David's story is a difficult story because it is an honest story. Domestic and sexual violence is a reality that too many deal with everyday. The violence cycle passes from generation to generation, with children inheriting the violence of their parents. The church struggles with how to address this. Culturally, it sometimes feels like we just have to accept this reality as "the way it is." But I don't believe the story is recorded in scripture for our mere acceptance. David's story does what the gospel does: bringing light to the stories we ignore or are in darkness. This reality isn't what God wants and we're called to stop the cycle of David's violence. We're called to be like the king David - Jesus. We're invited to change our society so that the cycle of violence ends, domestic and sexual violence committed by men is stopped, and for all victims of this violence find healing, wholeness, community, and hope.



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Reflection on 2 Samuel: David and Nathan

Our First Reading is from 2 Samuel 11:26-12:13a.

The story of David's violence continues this week and today's last verse comes quick. Nathan, a prophet, arrives at David's house and tells a story. David, not realizing that the story is about him, believes that the villain in the story should be punished. He convicts himself. Nathan quickly condemns David for his taking of Bathsheba. David, in a moment of realization and truth, quickly confesses. And then, in just a few words, Nathan absolves him. This absolution feels a little too quick.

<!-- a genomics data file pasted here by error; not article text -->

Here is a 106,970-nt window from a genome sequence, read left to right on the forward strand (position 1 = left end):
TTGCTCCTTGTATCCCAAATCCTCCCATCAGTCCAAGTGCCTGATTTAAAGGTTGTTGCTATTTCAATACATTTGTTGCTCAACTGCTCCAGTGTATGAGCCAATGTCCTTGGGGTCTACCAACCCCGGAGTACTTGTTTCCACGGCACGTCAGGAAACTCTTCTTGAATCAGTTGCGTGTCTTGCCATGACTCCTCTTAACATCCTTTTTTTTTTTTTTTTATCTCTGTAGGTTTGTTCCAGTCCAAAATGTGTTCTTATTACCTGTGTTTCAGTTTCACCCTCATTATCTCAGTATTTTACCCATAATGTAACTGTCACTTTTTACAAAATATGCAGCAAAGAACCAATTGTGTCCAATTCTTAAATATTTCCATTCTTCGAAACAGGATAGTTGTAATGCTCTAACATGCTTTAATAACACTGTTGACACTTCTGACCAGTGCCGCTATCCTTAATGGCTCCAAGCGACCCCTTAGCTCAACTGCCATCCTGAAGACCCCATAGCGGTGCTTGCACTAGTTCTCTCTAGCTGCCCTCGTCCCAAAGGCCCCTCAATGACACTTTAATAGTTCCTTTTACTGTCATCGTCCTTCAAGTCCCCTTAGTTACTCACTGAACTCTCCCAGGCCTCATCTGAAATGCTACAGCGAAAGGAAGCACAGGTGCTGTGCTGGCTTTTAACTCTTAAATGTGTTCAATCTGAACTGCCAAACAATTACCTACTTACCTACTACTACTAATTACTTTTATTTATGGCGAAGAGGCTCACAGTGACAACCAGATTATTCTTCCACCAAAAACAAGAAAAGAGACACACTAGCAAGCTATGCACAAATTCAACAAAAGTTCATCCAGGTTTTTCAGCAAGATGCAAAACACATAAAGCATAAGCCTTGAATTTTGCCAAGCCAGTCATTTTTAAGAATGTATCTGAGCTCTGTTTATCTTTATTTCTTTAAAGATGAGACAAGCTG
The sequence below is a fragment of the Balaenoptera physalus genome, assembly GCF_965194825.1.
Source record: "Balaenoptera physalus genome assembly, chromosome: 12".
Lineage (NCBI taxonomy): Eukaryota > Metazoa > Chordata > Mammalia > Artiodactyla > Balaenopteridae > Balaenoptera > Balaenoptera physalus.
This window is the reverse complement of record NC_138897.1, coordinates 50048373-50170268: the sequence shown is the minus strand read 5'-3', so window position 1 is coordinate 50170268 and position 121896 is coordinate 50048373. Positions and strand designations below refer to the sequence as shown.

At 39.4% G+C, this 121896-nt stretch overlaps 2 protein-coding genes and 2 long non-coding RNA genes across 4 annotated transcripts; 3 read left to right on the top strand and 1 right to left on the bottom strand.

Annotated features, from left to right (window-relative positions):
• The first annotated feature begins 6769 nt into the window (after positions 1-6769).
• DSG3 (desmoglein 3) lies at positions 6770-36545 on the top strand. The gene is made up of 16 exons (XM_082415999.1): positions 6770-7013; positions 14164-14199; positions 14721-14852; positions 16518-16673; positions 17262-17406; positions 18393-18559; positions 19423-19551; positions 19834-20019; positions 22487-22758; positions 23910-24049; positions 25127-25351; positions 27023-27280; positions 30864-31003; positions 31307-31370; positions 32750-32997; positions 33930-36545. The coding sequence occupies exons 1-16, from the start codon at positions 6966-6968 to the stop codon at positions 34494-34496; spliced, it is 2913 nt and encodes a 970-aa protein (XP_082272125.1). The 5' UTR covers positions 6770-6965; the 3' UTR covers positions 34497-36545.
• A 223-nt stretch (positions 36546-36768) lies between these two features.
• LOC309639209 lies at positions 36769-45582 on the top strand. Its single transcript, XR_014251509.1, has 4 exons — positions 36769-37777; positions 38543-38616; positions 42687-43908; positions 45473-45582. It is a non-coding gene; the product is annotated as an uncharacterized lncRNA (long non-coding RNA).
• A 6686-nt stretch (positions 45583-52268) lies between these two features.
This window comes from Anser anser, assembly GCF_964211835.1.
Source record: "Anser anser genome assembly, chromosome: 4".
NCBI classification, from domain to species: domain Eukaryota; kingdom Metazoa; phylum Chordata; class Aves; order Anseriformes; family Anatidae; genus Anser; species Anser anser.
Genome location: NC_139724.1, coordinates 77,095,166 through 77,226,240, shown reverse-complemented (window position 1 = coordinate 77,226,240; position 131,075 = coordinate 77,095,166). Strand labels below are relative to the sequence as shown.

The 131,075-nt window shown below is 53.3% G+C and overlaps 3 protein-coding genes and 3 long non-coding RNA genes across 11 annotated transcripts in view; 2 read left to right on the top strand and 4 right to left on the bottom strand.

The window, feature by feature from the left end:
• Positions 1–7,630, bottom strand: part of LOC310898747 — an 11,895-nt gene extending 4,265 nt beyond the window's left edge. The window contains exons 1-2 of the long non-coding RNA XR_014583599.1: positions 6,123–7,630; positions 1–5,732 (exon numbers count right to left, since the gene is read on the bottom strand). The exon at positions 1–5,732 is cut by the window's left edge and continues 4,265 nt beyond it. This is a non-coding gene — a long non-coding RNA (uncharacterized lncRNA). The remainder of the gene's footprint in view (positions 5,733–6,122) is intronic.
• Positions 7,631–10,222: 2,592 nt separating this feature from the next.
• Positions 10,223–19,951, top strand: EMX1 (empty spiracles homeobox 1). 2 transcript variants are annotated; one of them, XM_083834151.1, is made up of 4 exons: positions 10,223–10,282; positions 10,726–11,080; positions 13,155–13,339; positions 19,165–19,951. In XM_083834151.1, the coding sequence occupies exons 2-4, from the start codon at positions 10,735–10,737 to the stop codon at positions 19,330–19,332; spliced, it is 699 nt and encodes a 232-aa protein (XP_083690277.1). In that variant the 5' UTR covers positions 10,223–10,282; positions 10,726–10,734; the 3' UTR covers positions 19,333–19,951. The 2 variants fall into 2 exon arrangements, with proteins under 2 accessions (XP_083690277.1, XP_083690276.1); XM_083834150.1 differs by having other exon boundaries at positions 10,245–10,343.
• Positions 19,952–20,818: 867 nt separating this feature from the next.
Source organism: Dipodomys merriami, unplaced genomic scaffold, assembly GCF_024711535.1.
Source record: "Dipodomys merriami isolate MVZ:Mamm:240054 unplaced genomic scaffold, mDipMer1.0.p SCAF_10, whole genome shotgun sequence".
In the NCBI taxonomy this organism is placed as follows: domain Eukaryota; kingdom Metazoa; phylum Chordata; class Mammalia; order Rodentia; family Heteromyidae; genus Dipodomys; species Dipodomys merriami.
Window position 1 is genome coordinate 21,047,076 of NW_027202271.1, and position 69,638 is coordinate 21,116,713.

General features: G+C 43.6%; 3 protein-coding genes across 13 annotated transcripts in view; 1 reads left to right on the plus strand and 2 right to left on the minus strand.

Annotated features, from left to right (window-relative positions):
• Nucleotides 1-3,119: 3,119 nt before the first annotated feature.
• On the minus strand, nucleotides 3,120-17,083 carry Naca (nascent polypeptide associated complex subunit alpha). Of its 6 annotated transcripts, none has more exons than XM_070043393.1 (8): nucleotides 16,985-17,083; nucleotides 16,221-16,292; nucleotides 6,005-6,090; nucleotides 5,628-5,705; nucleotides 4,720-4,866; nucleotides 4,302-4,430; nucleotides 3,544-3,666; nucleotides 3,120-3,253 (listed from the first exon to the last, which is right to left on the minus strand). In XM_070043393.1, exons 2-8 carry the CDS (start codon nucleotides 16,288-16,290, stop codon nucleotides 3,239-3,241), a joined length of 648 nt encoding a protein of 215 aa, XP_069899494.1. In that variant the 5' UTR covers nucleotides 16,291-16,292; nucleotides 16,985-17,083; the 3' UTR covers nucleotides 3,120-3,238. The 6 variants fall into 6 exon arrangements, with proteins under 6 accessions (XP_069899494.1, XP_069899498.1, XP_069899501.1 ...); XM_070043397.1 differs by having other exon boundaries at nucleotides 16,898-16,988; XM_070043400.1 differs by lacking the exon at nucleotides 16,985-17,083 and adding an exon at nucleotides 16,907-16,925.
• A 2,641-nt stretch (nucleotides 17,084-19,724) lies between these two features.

But maybe that quickness is part of the point. God's forgiveness can only happen quickly. It trumps our expectations or even our ability to ask for it. Just as God can create the world in an instant, so can God grant forgiveness in an instant as well. God's love comes suddenly and powerfully. 

Yet God's forgiveness doesn't mean that the consequence of David's actions are washed away. The story of David's life after this point is full of death, violence, and rebellion. More women are attacked and David's own sons turn against him. Violence, instead of life, is the hallmark of the rest of David's kingdom. 

When we forgive others, we don't invite the community or others to forget what happened. The consequences of hurtful actions still linger and these consequences need to come about. Forgiveness doesn't focus on consequences; it instead focuses on life. Forgiveness provides the space where we can embrace God's future rather than our past. Forgiveness can come quickly or take years to develop and no one is allowed to tell others how, or when, they should forgive. God forgives David quickly because God is a God of life. God refuses to be focused on death and brokenness. God, instead, embraces life and new possibilities. With God's help, and God's grace, we might be able to embrace those new possibilities too.